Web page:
Like the United States, Germany, Canada and the United Kingdom are battling record-high inflation. ‘The disruptions generally that are emanating from Russia’s invasion of Ukraine, even as the leaders, including President Biden will be focused on the challenge and the challenges and disruptions of the moment,’ a senior administration official said on Sunday morning. Biden will also spend his time at the G7 – and at the NATO summit later this week – holding together the Western allies on Russian sanctions. The U.S., UK, Canada and Japan are implementing a new round of punishments on Russia President Vladimir Putin in an attempt to isolate him financially.
The countries are banning the import of Russian gold, which, after oil, is its biggest revenue generator. ‘The United States has imposed unprecedented costs on Putin to deny him the revenue he needs to fund his war against Ukraine,’ Biden wrote on Twitter. ‘Together, the G7 will announce that we will ban the import of Russian gold, a major export that rakes in tens of billions of dollars for Russia.’ The West has already imposed a series of sanctions on Russian oil, luxury goods and other items. But questions remain as the effectiveness of those financial punishments.
‘The short-term financial impact of the sanctions on Russia’s economy has been substantial but appears to have dissipated since May,’ the Center for Strategic and International Studies reported this month. And Russian oil, the nation’s biggest source of income, is still being purchased – China and India are picking up the slack left when the U.S. and allies started to ban Russian oil. While oil sales are down, prices are up, helping generate billions for Putin’s war.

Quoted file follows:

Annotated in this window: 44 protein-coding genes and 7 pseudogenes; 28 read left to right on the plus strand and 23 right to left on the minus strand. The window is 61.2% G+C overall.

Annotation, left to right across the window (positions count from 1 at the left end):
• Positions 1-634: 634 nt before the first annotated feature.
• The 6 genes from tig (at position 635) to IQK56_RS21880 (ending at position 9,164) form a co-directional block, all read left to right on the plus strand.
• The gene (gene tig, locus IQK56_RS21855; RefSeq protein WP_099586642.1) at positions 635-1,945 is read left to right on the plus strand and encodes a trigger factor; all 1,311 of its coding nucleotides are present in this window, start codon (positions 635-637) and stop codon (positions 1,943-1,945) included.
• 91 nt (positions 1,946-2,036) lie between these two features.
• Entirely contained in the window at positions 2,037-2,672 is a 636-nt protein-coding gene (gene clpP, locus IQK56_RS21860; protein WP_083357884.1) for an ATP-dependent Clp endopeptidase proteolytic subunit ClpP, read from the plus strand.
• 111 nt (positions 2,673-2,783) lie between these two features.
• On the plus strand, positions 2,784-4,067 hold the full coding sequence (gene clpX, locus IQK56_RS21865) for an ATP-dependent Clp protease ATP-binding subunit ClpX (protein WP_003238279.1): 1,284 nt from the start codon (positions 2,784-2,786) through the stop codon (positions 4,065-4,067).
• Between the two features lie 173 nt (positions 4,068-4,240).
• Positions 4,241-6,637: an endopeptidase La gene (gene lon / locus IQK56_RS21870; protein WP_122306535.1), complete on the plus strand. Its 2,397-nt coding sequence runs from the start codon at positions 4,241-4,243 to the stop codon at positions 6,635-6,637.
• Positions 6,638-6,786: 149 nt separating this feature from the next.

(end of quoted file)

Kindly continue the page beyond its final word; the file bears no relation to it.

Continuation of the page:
Russia is still raking in $1 billion a day from its oil supply, the Center for Research on Energy and Clear Air found. The Biden administration argues the sanctions are working. ‘The US has rallied the world and imposing swift and significant economic costs. It will deny Putin revenue he needs to finance his war. In this case, gold after energy is the second largest export for Russia and a source of significant revenue for for Putin and Russia,’ a senior administration official said.
The official went on to say the effect of the sanctions ‘ is intended to be cumulative, not just in the moment, and we’re already seeing the extent to which sanctions are degrading the productive capacity of the Russian economy, particularly in sectors like technology, like defense, like other key important industries, and those impacts only accumulate over time such that Russia’s ability to wage war are going to decline over time as a result of the collective steps that the G7 has taken.’
Biden’s days will be spent in meetings, including lunches and dinners with G7 leaders. He’ll also participate in an official welcome ceremony and take a family photo. The president arrived in Germany on a Saturday night to a red carpet welcome – complete with flags flying and a band playing. A large group of people in traditional Bavarian dress greeted him, along with Bavarian Prime Minister Markus Soder. Two children, also in traditional dress, gave hm a bouquet of flowers. Biden also signed the Golden Book of the Bavarian state government. He’s pictured here with German Chancellor Olaf Scholz.